How to cite this article:
Demirtas BS, Uludag &F, Şener U, Zorlu Y. Comparison of awake electroencephalography, electroencephalography after sleep deprivation, and melatonin-induced sleep electroencephalography sensitivity in the diagnosis of epilepsy in adults. Neurol Sci Neurophysiol 2022;39:195-9

How to cite this URL:
Demirtas BS, Uludag &F, Şener U, Zorlu Y. Comparison of awake electroencephalography, electroencephalography after sleep deprivation, and melatonin-induced sleep electroencephalography sensitivity in the diagnosis of epilepsy in adults. Neurol Sci Neurophysiol [serial online] 2022 [cited 2023 Mar 28];39:195-9. Available from: http://www.nsnjournal.org/text.asp?2022/39/4/195/364417

  Introduction Top

Sleep electroencephalography (EEG) studies have a higher sensitivity than routine EEG (r-EEG) in the diagnosis of epilepsy (50% vs. 80%).[1] Sleep deprivation or sleep-inducing drugs can be utilized to induce sleep during EEG studies.[1] There are EEG studies demonstrating that drugs can increase or decrease background brain and epileptiform activity (EA).[2],[3],[4] Although carrying out the study during spontaneous night sleep is the most physiological method with the least likelihood of complications for sleep-induced EEG studies, difficulties arise while performing the study this way due to the length of the examination, and assessment process and cost. A result can be achieved in a shorter time and is less costly with sleep EEG studies after sleep deprivation. However, EEG (d-EEG) after sleep deprivation is not an easy method to use since sleep deprivation triggers epilepsy seizures, and staying up all night is difficult for the patient.[1]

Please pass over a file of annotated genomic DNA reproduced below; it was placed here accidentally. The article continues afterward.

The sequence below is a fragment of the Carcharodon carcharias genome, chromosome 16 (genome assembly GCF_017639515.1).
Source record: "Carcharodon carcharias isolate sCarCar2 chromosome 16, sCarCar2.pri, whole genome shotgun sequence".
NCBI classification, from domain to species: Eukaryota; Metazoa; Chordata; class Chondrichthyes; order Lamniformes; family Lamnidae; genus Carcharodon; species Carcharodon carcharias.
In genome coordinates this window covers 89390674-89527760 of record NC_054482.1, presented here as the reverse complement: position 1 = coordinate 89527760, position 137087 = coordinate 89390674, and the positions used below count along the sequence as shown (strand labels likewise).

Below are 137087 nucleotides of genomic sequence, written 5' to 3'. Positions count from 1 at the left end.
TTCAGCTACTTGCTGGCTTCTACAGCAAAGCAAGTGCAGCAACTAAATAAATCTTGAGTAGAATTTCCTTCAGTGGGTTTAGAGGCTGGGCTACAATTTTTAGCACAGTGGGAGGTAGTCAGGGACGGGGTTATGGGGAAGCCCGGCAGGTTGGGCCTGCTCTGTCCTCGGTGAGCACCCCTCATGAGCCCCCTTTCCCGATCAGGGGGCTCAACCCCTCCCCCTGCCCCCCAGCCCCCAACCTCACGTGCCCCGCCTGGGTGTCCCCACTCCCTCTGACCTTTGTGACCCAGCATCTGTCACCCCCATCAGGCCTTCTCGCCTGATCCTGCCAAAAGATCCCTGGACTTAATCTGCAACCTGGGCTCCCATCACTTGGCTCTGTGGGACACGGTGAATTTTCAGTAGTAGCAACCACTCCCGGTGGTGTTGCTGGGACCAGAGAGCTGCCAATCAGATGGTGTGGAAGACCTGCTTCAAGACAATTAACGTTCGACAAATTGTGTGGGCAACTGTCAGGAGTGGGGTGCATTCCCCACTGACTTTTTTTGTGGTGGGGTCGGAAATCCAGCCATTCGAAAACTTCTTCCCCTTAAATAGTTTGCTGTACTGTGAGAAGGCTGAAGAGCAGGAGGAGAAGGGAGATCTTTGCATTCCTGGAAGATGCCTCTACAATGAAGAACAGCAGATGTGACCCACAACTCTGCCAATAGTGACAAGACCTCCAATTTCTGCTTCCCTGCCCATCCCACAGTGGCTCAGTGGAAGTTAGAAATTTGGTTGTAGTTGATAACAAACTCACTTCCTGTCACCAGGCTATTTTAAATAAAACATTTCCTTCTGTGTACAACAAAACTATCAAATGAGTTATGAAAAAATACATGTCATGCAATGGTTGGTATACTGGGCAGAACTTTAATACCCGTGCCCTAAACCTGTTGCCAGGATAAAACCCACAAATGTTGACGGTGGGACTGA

Melatonin, also known as N-acetyl-5-methoxytryptamine, is an effective hormone in circadian rhythm. It is secreted at night by the pineal gland, which is activated by darkness. As the levels of melatonin increase, fewer stimuli are perceived, and the feeling of sleep increases. Many researchers report that exogenous administration of melatonin increases the rate of falling asleep and sleep quality.[5],[6],[7],[8] There are a limited number of studies regarding the effect of melatonin on sleep EEG.[8]

In this study, r-EEG, melatonin-induced sleep EEG (m-EEG), and d-EEG studies were compared in terms of EA, and d-EEG and m-EEG studies were compared in terms of sleep induction in patients with suspected clinical epileptic seizures.

  Methods Top